Black DH

While teaching at MNN (Manhattan Neighborhood Network), my friend Destiny and I created and facilitated a course titled: Social Media for Social Good where we encouraged high school and college students to look at social media’s effects on real life social justice movements. During this time we looked platforms like Facebook and Instagram. We studied hashtags like #blacklivesmatter , #iftheygunnedmedown and #sayhername. We analyzed if these hashtags and social media campaigns and questioned if they were just a trend or a legitimate social justice movement that could have real life repercussions. At the time we concluded it was a mixture of both.
If I were to recreate this course today, I would take a look at #blackouttuesday . I’m always weary in partaking on trending hashtags and other social media trends since they tend to happen and spread so quickly, it doesn’t give me enough time to thoroughly research it before posting. This one in particular was suppose to be a way to “blackout” large corporations that “support BLM” but not in the best and most effective way. It was suppose to be a hashtag to bring awareness to issues and resources surrounding the BLM and at the time, the recent police brutality incidents that caused the death of Brianna Taylor and George Floyd. The hashtag was started by the music industry but it was quickly co-opted and appropriated by thousands of accounts that were simply trying to be part of the “trend.” These didn’t bring any attention to police brutality, didn’t offer resources to help organizations and individuals in the BLM nor did they even mention the names of Taylor and Floyd. So what was the point? Did this social media campaign make a difference? When scholars (DH scholars) look back, will this be seen as an effective campaign or as another selfish, attention seeking, trend for millennials to “feel connected” and “part of something”?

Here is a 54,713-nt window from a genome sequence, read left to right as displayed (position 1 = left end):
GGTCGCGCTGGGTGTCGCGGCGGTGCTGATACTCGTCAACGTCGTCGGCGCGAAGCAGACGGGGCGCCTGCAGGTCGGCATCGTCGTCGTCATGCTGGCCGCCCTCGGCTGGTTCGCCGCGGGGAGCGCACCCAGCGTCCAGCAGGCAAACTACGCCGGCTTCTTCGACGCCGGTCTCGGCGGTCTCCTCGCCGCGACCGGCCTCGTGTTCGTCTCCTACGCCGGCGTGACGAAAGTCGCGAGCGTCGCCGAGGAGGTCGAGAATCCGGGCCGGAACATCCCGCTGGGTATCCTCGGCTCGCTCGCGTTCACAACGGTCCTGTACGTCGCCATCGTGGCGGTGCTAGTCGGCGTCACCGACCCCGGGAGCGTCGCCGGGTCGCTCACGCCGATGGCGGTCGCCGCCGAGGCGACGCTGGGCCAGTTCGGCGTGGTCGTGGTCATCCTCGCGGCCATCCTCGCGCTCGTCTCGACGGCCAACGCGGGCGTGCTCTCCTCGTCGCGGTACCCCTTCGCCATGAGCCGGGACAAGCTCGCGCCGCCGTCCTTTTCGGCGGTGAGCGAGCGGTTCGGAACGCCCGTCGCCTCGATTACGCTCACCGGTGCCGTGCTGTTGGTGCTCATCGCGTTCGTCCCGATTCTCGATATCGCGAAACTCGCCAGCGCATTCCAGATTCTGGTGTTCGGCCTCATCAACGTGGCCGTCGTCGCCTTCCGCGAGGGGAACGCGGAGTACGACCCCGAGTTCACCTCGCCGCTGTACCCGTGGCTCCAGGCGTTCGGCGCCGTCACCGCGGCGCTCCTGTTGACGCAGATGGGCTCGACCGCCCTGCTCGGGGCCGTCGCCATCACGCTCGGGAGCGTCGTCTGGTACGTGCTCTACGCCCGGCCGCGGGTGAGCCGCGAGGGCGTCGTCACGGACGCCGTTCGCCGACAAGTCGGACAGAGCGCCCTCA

I thought about these questions while reading Kelly Gallon’s Making a Case for Black DH. Her piece emphasizes the importance of studying Black DH and other so called “Black Humanities” through the perspective of Black people. Were these hashtags created by Black people to bring awareness and start a discussion among their own? Can others partake? And in so, in what ways? How will these discussions and social media campaigns be perceived by the people of this communities in the future? How and by whom are they being persevere? Are they worth it?

2 thoughts on “Black DH

  1. Faihaa Khan (she/her)

    I’m glad you brought up #blackouttuesday because I feel like it should be discussed and critiqued. What started out on good intentions quickly became, in your own words- “ a trend to make millennials feel connected or part of something”. In my own experience I saw many of fellow peers on social media jumping on this while making little to no effort in to actually helping with the movement. In fact I saw some go about posting their regular pics on their stories even though the day was meant to only post things concerning the Black Lives Matter movement. Social media in my opinion can be great way to share and spread vital information especially when it comes to something as important as this but in a way I also feel it kind of trivializes issues to the point where it just ends up becoming a bandwagon people jump on because they feel like they have to.

  2. Patricia Belen

    I agree – hashtags as you describe them should be critiqued. It could be argued that using hashtags such as #blackouttuesday are merely performative and lack the critical-cultural awareness as pointed out by Todd Pressner in “Critical Theory and the Mangle of Digital Humanities”.

Comments are closed.